Caty FaircloughOctober 19, 2016 10:34 amHi Martin,

Thank you for your interest in this blog post! For your question, I suggest reaching out to our support team.

Online support center: https://www.comsol.com/support

Email: support@comsol.com

Best,

Caty

Harish PuppalaOctober 24, 2017 12:46 pmHii all, Can some one suggest me any blog or a post to learn how to couple 1D and 2D elements.

Considering well bore as a 1D element, how can we couple to a 2D porous element.

Thankyou

Phillip OberdorferOctober 25, 2017 2:42 amHi Harish,

I suggest to use linear extrusion operator for your approach. There is a blog post from my colleague Temesgen who describes the use of that operator in detail: https://www.comsol.com/blogs/accessing-non-local-variables-with-linear-extrusion-operators/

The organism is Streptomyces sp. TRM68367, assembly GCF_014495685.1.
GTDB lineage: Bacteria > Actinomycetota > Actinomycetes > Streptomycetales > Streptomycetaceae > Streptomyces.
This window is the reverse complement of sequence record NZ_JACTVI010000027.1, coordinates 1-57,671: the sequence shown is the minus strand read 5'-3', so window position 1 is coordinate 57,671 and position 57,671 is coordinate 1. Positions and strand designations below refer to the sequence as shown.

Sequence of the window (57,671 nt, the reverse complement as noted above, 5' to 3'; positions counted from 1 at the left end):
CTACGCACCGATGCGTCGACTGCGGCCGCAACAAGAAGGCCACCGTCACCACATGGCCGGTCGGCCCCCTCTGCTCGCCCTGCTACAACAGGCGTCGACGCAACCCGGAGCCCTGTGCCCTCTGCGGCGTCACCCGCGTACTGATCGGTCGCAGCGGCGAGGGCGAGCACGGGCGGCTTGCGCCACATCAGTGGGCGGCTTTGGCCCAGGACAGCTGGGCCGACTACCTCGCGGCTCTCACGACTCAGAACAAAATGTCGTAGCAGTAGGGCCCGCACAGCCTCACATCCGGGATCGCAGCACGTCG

Best,

Phillip

Harish PuppalaOctober 31, 2017 1:40 pmHi phillip, I have gone through your geothermal doublet model. What if I want to know the variation of temperature within the extraction well. For example if the extraction well is till a depth of 2.5 km, temperature at 2.5 km might be 200 degC. however after extracted fluid reaches the surface, some fraction of heat might be lost. How to capture this?

Phillip OberdorferNovember 1, 2017 7:12 amHi Harish,

you can take into account and elevate the heat loss through the borehole using the features of the Pipe Flow Module, check out https://www.comsol.com/pipe-flow-module.

chenchen leeJanuary 29, 2018 5:02 pmDear Prof. Oberdorfer, I am very interested in this blog of yours. In fact, I am working on flow including both free surface flow and porous flow, I note that you talked about stokes equation for free surface flow and Darcy’s law for porous flow, but there is one order difference between these two laws. How did you couple them together? And do you have some models files to describe similar problems? I have been confused by this problem for a long time. Thanks a lot!